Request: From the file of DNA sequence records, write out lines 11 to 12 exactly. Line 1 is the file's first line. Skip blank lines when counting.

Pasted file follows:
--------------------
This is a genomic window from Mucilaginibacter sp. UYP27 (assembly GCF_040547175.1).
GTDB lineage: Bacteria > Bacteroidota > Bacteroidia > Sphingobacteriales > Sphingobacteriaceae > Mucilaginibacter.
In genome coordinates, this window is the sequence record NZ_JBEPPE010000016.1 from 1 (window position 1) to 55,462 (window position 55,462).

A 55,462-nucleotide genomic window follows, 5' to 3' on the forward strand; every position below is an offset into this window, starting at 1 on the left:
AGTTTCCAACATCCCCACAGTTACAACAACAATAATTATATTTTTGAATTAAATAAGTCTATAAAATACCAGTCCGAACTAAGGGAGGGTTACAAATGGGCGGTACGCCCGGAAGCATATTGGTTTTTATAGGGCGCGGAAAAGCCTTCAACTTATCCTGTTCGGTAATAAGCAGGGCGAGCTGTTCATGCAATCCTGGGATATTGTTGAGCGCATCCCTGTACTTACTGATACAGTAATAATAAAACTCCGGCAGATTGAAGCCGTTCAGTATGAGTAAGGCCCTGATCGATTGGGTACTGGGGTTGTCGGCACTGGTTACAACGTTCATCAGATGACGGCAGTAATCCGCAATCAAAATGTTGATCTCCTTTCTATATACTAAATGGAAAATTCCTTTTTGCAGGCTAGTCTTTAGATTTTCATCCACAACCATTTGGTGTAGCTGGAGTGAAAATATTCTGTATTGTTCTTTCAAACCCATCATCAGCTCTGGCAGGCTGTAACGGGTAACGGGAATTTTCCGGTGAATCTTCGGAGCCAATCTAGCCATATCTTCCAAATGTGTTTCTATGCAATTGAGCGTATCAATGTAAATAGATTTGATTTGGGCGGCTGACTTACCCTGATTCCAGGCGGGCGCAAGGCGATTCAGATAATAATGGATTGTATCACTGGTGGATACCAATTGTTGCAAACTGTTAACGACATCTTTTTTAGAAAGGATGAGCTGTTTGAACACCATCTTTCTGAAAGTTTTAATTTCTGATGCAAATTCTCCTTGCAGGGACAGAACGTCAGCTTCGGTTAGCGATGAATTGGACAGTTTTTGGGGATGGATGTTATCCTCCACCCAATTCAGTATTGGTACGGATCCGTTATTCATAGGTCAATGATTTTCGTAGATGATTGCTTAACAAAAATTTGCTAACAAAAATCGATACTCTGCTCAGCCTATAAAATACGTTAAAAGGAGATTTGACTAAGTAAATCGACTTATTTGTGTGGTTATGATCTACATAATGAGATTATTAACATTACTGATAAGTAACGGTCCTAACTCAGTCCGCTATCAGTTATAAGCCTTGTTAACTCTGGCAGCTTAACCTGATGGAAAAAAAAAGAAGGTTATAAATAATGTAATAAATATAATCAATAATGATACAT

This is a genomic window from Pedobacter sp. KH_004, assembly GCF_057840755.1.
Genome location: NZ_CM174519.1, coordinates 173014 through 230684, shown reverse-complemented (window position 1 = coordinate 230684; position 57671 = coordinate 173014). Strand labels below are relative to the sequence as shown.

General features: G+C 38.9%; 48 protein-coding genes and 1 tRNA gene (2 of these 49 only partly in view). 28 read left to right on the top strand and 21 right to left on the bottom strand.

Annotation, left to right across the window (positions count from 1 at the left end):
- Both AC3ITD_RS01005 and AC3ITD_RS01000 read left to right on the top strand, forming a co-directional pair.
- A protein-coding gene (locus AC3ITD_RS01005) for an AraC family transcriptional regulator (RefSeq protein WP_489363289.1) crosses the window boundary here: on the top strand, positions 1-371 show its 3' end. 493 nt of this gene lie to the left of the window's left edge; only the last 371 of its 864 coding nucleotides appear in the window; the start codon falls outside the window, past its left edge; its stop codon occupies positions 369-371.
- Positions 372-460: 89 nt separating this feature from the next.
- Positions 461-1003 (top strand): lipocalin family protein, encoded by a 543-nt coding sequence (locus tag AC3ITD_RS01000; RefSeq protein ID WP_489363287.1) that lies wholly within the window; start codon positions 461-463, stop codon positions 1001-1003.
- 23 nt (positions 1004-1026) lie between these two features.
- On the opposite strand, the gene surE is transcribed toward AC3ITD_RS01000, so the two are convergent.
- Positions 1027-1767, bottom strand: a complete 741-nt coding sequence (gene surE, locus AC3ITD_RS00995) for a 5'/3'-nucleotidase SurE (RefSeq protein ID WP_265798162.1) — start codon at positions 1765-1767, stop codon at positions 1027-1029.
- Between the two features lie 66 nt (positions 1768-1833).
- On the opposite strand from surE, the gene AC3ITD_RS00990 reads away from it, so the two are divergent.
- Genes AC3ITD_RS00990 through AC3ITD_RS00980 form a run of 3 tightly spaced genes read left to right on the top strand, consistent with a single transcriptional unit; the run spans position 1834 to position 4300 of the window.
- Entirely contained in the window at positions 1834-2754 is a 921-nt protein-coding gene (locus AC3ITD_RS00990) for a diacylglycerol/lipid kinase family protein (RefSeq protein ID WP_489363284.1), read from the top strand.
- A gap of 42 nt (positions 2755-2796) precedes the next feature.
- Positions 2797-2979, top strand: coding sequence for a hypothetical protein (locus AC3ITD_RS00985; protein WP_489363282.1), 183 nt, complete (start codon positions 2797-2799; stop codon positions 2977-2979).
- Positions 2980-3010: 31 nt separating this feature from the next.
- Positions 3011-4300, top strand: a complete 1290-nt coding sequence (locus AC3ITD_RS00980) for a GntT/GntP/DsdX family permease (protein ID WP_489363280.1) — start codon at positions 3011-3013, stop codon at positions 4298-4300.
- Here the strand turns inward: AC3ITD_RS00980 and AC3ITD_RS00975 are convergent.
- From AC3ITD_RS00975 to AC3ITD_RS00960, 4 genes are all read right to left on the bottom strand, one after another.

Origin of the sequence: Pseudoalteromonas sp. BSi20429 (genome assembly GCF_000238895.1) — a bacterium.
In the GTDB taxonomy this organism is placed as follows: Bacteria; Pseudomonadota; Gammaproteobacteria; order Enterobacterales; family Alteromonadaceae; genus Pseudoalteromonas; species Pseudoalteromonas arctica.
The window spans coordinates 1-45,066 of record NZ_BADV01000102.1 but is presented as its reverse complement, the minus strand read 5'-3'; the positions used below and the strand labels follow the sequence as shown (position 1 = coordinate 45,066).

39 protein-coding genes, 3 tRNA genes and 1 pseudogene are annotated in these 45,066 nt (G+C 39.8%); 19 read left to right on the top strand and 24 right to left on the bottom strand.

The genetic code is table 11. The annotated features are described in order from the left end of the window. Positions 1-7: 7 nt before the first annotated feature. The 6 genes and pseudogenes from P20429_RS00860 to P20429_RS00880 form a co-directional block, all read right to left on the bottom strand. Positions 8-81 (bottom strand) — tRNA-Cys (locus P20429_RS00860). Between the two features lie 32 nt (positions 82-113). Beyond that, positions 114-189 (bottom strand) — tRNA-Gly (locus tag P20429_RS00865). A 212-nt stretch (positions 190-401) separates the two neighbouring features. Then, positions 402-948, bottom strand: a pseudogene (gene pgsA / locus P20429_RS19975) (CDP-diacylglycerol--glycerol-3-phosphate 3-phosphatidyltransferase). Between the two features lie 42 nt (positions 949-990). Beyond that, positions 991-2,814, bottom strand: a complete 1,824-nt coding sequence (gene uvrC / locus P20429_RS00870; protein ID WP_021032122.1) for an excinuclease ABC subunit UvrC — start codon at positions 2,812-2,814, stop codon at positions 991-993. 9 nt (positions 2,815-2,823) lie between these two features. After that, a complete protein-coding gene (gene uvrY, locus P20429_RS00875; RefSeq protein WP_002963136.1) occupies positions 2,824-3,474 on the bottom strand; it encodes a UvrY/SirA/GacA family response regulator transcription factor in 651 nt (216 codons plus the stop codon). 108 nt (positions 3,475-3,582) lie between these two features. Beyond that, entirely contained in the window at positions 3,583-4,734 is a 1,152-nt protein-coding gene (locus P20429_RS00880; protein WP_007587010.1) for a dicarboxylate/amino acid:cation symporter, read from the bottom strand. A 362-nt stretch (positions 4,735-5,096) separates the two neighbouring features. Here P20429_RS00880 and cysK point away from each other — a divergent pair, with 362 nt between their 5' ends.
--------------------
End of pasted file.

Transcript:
- A protein-coding gene (locus AC3ITD_RS01005) for an AraC family transcriptional regulator (RefSeq protein WP_489363289.1) crosses the window boundary here: on the top strand, positions 1-371 show its 3' end. 493 nt of this gene lie to the left of the window's left edge; only the last 371 of its 864 coding nucleotides appear in the window; the start codon falls outside the window, past its left edge; its stop codon occupies positions 369-371.
- Positions 372-460: 89 nt separating this feature from the next.